It seems the bishops of the Church of England have forgotten that.

Survivors of child sexual abuse have accused the Church of England of “acting like Pontius Pilate” as a previously unseen document revealed that bishops were explicitly instructed only to give partial apologies - if at all - to victims to avoid being sued.

Legal advice marked “strictly confidential” and circulated among the most senior bishops, told them to “express regret” only using wording approved by lawyers, PR advisers and insurers.

The guidance - written in 2007 and finally replaced just last year - also warns bishops to be wary of meeting victims face to face and only ever to do so after legal advice.

It speaks of the "unintended effect of accepting legal liability" for sexual abuse within their diocese and warns them to avoid “inadvertently” conceding guilt.

The paper ... advises bishops to use “careful drafting” to “effectively apologise” without enabling victims to get compensation.

Survivors said it showed there was a culture of denial, dishonesty and “blanking” victims in ways which had heightened their pain and ultimately failed to tackle the roots of the abuse crisis.

. . .

“The approach to survivors is often a corporate model and this document supports that - it shows a church led by lawyers and insurers, you get the impression that these people are really their masters.

“A diocese is deferential to their bishop and the bishop is deferential to a bunch of lawyers.

“The Church will say ‘our hands are tied’ but they are paying the people who are tying their hands.

“They should say we need to stop this nonsense but they wash their hands like Pontius Pilate.

“Every part of this nexus [the bishops, the lawyers and insurers owners] washes its hands of every other part of it but the nexus is joined at the hip.”

There's more at the link.

This is precisely the same behavior exhibited by the bishops of the Catholic Church in dealing (or, rather, not dealing) with the same problem in the ranks of their own clergy.  Cover up, obfuscate, deny, make excuses, utter pious platitudes . . . but never, ever admit anything that might be construed as legal liability.  In fact, order your priests to lie to their congregations.  Tell the people of God that they can trust their modern-day Apostles - the bishops - to "clean house", deal with the problem effectively, even when those bishops are doing nothing whatsoever that will actually accomplish that purpose.  Pious window-dressing will do.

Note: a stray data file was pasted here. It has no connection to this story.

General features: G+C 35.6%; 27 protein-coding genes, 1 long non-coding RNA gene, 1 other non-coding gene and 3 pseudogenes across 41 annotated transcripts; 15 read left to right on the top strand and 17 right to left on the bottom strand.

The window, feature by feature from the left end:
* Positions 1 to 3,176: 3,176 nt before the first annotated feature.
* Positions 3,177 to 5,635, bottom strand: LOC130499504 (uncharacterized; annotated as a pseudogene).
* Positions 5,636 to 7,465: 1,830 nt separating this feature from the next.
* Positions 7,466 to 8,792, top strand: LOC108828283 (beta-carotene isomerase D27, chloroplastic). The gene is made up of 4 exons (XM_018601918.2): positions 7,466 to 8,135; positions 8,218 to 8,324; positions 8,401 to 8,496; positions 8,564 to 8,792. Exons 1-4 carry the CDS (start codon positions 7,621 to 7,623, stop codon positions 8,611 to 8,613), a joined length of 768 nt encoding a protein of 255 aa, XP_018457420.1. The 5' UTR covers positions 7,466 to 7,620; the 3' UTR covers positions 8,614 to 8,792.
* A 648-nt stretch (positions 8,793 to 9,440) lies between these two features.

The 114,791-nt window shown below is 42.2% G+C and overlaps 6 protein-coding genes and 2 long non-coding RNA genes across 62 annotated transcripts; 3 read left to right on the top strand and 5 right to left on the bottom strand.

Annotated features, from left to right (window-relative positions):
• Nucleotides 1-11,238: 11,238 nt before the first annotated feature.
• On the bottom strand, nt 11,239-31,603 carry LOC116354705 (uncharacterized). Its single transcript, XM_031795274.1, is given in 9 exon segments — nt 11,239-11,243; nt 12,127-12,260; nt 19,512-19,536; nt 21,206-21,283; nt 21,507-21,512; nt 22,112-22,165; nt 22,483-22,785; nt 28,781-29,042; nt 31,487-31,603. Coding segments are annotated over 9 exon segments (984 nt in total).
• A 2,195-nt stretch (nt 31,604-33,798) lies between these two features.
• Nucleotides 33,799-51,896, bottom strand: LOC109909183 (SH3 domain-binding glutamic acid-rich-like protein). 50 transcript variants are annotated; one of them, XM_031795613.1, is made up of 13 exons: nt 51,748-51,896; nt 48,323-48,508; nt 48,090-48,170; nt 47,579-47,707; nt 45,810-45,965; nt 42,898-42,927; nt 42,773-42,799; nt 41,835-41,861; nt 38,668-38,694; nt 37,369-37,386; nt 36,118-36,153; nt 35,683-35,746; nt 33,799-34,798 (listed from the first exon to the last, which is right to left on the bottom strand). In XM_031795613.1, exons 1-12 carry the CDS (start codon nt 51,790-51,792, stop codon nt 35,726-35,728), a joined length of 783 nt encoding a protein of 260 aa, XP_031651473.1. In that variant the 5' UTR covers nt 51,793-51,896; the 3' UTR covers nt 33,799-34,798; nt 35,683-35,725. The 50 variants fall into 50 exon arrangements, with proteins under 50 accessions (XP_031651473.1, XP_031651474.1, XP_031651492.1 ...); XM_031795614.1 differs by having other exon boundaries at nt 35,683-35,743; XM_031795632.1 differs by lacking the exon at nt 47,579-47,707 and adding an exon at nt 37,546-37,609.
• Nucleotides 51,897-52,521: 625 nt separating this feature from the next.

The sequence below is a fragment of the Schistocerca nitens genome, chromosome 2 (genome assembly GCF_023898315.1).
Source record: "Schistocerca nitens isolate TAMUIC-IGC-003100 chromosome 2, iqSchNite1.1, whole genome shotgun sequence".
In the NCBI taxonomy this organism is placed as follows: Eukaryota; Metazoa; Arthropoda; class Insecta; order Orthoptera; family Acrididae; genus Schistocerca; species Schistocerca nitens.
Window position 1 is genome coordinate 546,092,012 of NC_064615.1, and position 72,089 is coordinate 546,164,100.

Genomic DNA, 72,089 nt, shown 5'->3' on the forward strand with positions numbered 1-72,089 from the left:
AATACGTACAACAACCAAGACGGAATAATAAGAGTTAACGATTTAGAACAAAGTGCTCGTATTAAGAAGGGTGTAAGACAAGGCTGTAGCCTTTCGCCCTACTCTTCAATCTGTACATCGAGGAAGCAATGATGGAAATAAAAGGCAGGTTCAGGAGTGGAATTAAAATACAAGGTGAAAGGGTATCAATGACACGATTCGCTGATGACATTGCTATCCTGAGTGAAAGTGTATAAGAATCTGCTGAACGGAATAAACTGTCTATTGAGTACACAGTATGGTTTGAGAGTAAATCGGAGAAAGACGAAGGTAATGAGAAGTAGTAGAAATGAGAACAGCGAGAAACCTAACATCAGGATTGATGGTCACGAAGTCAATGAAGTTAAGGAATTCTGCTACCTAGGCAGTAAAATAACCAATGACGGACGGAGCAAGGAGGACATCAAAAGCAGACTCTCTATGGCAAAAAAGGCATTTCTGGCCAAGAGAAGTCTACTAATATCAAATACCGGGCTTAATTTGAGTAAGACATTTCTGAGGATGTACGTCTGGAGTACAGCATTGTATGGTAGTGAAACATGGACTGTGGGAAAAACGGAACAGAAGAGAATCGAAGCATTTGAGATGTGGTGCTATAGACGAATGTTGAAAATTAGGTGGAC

The scourge of child sexual abuse by clergy is still present in every major denomination, and no denomination is taking effective measures to deal with it.  What's even worse, the leaders of those denominations were the ones who permitted a climate to develop within which such abuses could occur.  They defaulted on their duties, and when the inevitable happened, they tried to dodge any blame or responsibility.  They're still doing it.  Nothing's changed.

May Almighty God have mercy on us.


Leonard Cohen's unique classical guitar style

Following my blog post a couple of weeks ago about the death of Leonard Cohen's former partner, Marianne Ihlen, a reader e-mailed me to ask which of the singer's works best portrayed his particular style of classical guitar playing.  That's a tough question to answer.  His style has evolved over the years, so that the way he plays his earlier songs today is often different to how he played them in the 1960's.  Age has also affected the flexibility of his joints and fingers, of course, so he's no longer so 'fluent' in his style.

Nevertheless, I do have a personal favorite in terms of his guitar work.  It's 'Avalanche', from his third studio album, 'Songs of Love and Hate', released in 1971.  Cohen "acknowledged in a 1992 interview with Paul Zollo that his 'chop', his unique pattern of playing classical guitar, is behind many of his early songs, and this one features Cohen's trademark fast, syncopated classical guitar pattern as the accompaniment on the recording of the song."

Lovely guitar work, and darkly poetic lyrics.  Classic early Leonard Cohen.


Germany's new "civil defense strategy" and emergency preparations

I note with interest that Germany has announced a new civil defense plan.

Germany will introduce its first civil defence strategy since the end of the Cold War, calling on the population to stockpile enough food and water for several days, according to a report Sunday.

The plan, which makes civilian backing of troops a priority while boosting the resilience of buildings and increasing capacity in the healthcare system, is due to be adopted by the government Wednesday, according to the Frankfurter Allgemeine Zeitung (FAZ) daily.

Contacted by AFP, an interior ministry spokesman confirmed that the cabinet was due to adopt a civil defence strategy but declined details about the concept or comment on the newspaper report.

The strategy noted that "an attack on German territory requiring conventional defence is unlikely," but said the country should be "sufficiently prepared in case of an existence-threatening development in the future that cannot be ruled out," according to the 69-page strategy quoted by the FAZ ..

"The population will be encouraged to stockpile food for ten days," it said, adding that five days' worth of water -- at an estimated two litres per person per day -- should also be set aside.